The corral starts were wisely staggered, this is a big improvement! We were at 9 min mile as a group for mile #1. This 13-second differential was the largest I’d have all day at any mile marker. The cool weather allowed us to be right on pace by Mile 4 on South Beach. Sue was my “closest” runner in the first half, she stayed right by me listening and soaking in advice, tourist spots and anything else I was saying! We saw the race leaders coming back at us near mile 3.5, that’s always exciting. The new route on South Beach was very good, it seemed to go by quickly. I was not too cold at this point, but I wasn’t ready to toss the pink hoodie, knowing we had more exposure to the NNW wind on the run back across the causeway. I found the miles 9 & 10 on the Mac Arthur Causeway to be the toughest conditions of the day – wind in the face and a hill at Mile 10. Our pace was consistent but a tad slower going up the hill into the wind…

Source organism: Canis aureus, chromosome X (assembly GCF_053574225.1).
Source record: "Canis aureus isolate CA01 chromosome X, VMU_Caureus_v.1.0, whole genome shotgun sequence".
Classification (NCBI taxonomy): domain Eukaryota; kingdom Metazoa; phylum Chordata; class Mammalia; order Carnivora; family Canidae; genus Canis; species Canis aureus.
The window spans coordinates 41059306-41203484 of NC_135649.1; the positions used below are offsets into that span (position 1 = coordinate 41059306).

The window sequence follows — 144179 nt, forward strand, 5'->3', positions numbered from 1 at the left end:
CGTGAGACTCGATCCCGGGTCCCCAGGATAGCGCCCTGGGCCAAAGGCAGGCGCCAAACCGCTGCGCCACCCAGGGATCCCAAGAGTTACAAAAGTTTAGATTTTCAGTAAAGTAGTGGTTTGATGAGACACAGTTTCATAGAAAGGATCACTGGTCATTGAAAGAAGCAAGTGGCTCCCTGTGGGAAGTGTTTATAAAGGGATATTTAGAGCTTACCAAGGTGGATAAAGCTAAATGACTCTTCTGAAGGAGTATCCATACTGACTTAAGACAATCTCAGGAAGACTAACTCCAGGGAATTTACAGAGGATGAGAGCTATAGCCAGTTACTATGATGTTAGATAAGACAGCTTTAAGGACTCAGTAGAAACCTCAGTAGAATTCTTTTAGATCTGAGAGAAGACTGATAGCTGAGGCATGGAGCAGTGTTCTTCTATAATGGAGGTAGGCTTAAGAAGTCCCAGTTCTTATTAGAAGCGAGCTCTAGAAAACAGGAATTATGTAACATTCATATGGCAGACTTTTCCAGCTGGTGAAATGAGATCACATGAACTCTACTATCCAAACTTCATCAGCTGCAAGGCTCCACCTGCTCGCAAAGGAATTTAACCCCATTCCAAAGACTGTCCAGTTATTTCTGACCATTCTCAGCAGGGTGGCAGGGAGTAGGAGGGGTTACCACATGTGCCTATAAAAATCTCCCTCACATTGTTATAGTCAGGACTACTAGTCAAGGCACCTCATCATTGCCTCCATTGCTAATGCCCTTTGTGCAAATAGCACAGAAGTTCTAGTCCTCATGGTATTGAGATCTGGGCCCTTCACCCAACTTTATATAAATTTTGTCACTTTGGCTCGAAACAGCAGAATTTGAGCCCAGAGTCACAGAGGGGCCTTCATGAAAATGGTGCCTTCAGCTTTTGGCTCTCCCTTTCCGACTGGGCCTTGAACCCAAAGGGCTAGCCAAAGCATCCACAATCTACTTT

Once back in Miami, the half marathoners left for their finish line. I still had a sizeable group for the 3:50 full, maybe 10 people. We did well over the Mile 14 drawbridge, I kept reminding the group to drink more than they thought, since they weren’t having any sweat issues, which can be deceiving! I employed Sue to hold my water bottle and pacer sign between Miles 15 & 16 while I quickly did a pee break on course. Once back with the group, we did well through the small residential neighborhoods leading into Coconut Grove. Some of my group was now about 50 feet back running steady, with several others joining me at the front to talk or tell me how they felt.